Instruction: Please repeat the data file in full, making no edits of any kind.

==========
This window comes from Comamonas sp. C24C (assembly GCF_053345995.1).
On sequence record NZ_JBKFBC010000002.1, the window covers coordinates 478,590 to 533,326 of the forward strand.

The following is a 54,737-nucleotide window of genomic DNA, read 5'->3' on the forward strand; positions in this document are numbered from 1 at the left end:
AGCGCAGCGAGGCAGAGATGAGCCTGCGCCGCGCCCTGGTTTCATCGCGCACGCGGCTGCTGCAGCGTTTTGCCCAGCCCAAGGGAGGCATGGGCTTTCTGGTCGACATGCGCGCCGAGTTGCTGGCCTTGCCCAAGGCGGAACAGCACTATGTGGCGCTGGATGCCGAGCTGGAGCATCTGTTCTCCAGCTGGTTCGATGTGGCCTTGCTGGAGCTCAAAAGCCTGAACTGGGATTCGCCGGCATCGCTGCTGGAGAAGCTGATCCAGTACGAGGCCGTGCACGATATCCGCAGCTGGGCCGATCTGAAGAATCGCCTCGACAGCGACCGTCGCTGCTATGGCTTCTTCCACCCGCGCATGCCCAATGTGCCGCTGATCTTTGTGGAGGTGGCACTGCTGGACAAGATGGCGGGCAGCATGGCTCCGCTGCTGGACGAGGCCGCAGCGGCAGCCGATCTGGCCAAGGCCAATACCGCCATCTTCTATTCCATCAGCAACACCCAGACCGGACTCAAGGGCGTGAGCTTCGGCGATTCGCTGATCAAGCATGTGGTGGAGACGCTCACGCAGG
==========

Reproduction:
This window comes from Comamonas sp. C24C (assembly GCF_053345995.1).
On sequence record NZ_JBKFBC010000002.1, the window covers coordinates 478,590 to 533,326 of the forward strand.

The following is a 54,737-nucleotide window of genomic DNA, read 5'->3' on the forward strand; positions in this document are numbered from 1 at the left end:
AGCGCAGCGAGGCAGAGATGAGCCTGCGCCGCGCCCTGGTTTCATCGCGCACGCGGCTGCTGCAGCGTTTTGCCCAGCCCAAGGGAGGCATGGGCTTTCTGGTCGACATGCGCGCCGAGTTGCTGGCCTTGCCCAAGGCGGAACAGCACTATGTGGCGCTGGATGCCGAGCTGGAGCATCTGTTCTCCAGCTGGTTCGATGTGGCCTTGCTGGAGCTCAAAAGCCTGAACTGGGATTCGCCGGCATCGCTGCTGGAGAAGCTGATCCAGTACGAGGCCGTGCACGATATCCGCAGCTGGGCCGATCTGAAGAATCGCCTCGACAGCGACCGTCGCTGCTATGGCTTCTTCCACCCGCGCATGCCCAATGTGCCGCTGATCTTTGTGGAGGTGGCACTGCTGGACAAGATGGCGGGCAGCATGGCTCCGCTGCTGGACGAGGCCGCAGCGGCAGCCGATCTGGCCAAGGCCAATACCGCCATCTTCTATTCCATCAGCAACACCCAGACCGGACTCAAGGGCGTGAGCTTCGGCGATTCGCTGATCAAGCATGTGGTGGAGACGCTCACGCAGG